As chair of the US National Democratic Institute, Albright was also reportedly in the country to promote democracy and interfaith dialogue. Her lesser known mission was to teach, as the Coca Cola website puts it, “the people who have never had a sip” how to drink Coke properly on behalf of one of her top corporate clients.
She is not the only one with an apparent conflict of interest between democracy promotion and personal profit. New York-based hedge fund honcho-cum-philanthropist George Soros has also bid to join Myanmar’s gold rush. He recently made an unsuccessful bid through a business consortium for one of the country’s two mobile telecom concessions offered for international bidders. His bid was placed while his Open Society Institute doled out funds for democracy, education and civil society development from a prime real estate Yangon office secured from the Ministry of Commerce.
Former US assistant secretary of state for East Asian and Pacific affairs Kurt Campbell, President Barack Obama’s initial point man for his Asian “pivot” policy, claimed while in government to oversee “the historic normalization of US-Myanmar bilateral ties”. Now, in his capacity as founding partner and chairman of the Asia Group, a private strategic advisory and investment group, Campbell “tirelessly advocates American interests, especially the promotion of trade and investment”, according to his company’s website.
That includes his group’s current bid to win a lucrative contract to upgrade and modernize the Yangon airport. “This is a thrilling opportunity to help advance the progress Myanmar has made over the past couple years by enhancing prospects for economic investments, and ensuring connectivity for Myanmar with ASEAN and the world,” he was quoted as saying about the still pending airport contract in a March 11 Foreign Policy article.
To be sure, the Americans are not alone. Amid the unfolding pogroms against the Rohingya and other Muslims, the Islamic Gulf state of Qatar apparently had no qualms in accepting a multi-billion dollar telecom contract from a government complicit in ethnic cleansing fellow Muslims. Nor did Norway’s telecom giant Telenor, a concession some commentators saw as a nod to Oslo’s decision to wind down its funding for exile groups, including the Oslo-based Democratic Voice of Burma broadcaster that for years criticized military rule but now faces financial difficulties with the withdrawal of donor funds.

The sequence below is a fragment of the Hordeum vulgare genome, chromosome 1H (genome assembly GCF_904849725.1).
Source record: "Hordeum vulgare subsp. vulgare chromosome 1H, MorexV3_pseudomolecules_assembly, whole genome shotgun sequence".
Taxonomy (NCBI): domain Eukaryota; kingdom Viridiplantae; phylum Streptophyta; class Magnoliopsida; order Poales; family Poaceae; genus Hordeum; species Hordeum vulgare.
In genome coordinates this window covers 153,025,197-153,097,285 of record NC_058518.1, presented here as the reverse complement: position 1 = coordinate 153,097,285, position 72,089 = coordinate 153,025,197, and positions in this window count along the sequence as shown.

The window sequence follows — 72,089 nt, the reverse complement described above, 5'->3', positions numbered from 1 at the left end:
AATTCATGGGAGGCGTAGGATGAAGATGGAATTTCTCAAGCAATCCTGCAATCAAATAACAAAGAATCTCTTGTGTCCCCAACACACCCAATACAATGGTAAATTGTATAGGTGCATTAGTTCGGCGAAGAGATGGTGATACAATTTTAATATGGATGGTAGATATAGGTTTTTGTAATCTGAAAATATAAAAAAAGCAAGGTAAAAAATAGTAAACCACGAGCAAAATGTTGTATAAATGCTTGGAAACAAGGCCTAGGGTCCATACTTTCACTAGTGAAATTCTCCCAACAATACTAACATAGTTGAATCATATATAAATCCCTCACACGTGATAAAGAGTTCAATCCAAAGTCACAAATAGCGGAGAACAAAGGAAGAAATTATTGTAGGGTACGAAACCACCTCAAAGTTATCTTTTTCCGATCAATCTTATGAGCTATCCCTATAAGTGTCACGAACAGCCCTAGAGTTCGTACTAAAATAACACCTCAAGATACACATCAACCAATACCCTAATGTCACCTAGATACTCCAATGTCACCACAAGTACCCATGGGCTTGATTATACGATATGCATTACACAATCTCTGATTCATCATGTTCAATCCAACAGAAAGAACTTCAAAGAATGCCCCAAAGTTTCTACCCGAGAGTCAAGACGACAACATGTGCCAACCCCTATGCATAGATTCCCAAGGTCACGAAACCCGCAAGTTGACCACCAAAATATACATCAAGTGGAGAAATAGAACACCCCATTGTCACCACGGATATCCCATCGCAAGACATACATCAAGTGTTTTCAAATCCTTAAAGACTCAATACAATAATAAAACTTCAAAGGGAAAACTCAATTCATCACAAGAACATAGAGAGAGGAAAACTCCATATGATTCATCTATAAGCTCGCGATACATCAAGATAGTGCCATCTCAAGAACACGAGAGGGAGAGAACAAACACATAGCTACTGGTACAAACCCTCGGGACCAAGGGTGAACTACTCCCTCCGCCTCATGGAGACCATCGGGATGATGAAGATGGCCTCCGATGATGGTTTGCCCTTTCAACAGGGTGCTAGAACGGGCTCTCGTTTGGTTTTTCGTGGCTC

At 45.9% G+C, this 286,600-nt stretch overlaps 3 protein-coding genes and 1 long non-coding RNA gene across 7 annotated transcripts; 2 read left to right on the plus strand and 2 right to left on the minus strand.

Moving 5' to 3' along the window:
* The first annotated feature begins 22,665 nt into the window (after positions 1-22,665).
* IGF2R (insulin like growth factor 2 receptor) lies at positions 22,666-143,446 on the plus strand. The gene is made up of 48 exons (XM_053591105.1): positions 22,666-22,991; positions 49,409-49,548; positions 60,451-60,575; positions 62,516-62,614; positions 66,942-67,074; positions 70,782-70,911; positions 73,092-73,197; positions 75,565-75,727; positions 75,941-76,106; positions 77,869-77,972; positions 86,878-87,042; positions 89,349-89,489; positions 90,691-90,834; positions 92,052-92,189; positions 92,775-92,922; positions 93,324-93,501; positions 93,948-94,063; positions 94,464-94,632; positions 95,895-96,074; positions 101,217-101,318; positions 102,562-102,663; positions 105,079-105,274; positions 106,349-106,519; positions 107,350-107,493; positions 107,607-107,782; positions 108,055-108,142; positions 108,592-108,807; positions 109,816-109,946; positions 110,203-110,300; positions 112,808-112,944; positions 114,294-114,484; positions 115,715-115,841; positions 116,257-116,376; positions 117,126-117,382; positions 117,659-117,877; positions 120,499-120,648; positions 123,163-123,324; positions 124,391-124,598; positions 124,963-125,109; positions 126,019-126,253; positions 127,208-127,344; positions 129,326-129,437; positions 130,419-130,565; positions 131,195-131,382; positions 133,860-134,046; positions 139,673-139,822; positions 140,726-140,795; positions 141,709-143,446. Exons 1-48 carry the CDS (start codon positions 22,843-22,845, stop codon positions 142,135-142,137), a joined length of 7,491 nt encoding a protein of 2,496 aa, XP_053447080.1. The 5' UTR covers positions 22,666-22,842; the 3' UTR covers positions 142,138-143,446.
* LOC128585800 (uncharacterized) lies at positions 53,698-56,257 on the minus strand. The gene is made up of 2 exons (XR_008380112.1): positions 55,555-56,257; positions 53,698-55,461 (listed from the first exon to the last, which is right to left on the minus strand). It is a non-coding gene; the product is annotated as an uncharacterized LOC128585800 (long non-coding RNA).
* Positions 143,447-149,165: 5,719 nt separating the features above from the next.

If Karl Marx were alive, he would clearly recognize the process underway in Myanmar – characterized by pervasive land grabs, economic disempowerment, armies of working poor, and filthy labor conditions that mirror the conditions of the English working class in the mid-19th century – as the often ruthless capitalist process he termed ‘primitive accumulation.’
Unlike Europe’s history where capital accumulation created a strong middle class and thus democratized feudal societies, Myanmar’s current economic and political reforms are simply aiding the ruling military-crony class. Those top generals have effectively refashioned themselves from ham-fisted isolationists to market friendly proxies for the global market forces driven by the European Union and United States.
Looking beyond the rhetoric of democratization, reforms, elections, and the limited binary perspective of hardliners and reformers, it is important to understand the driving forces behind the capitalist transformation of Myanmar into a global frontier market. Those forces are best understood through what I term a “Triple Insecurity Perspective”, or TIP, namely traditional national insecurity, global insecurity and human insecurity.
First, national insecurity straightforwardly refers to the permanent sense of in-security of nation-states, which in its crudest form is about the uncertainties with respect to “regime survival”. Second, global insecurity is defined as the overall sense of insecurity and vulnerability of the world’s economic and political order, which in turn rests on the security of the nation-states which make up the global political economy.
Third and finally, human insecurity refers to the absence of “the security of the individual and communities in which he or she lives as opposed to the security of the states and borders” – my own inversion of the definition offered by the London School of Economics Civil Society and Human Security Research Unit.
TIP argues that since the end of the Cold War global capitalism has been bringing communities, natural environments and national political-economies into a single overarching whole in a process widely referred to as “globalization”. Here the three discourses of security compete for primacy in policy making and practices.
While talking about the rule-based, predictable international order, every nation-state is preparing for eventualities such as calamity and war. Driven by a profound sense of insecurity, both domestically and internationally, even the United States is now known to be spying on its own allies, citizens and rivals alike as the global surveillance PRISM scandal clearly showed.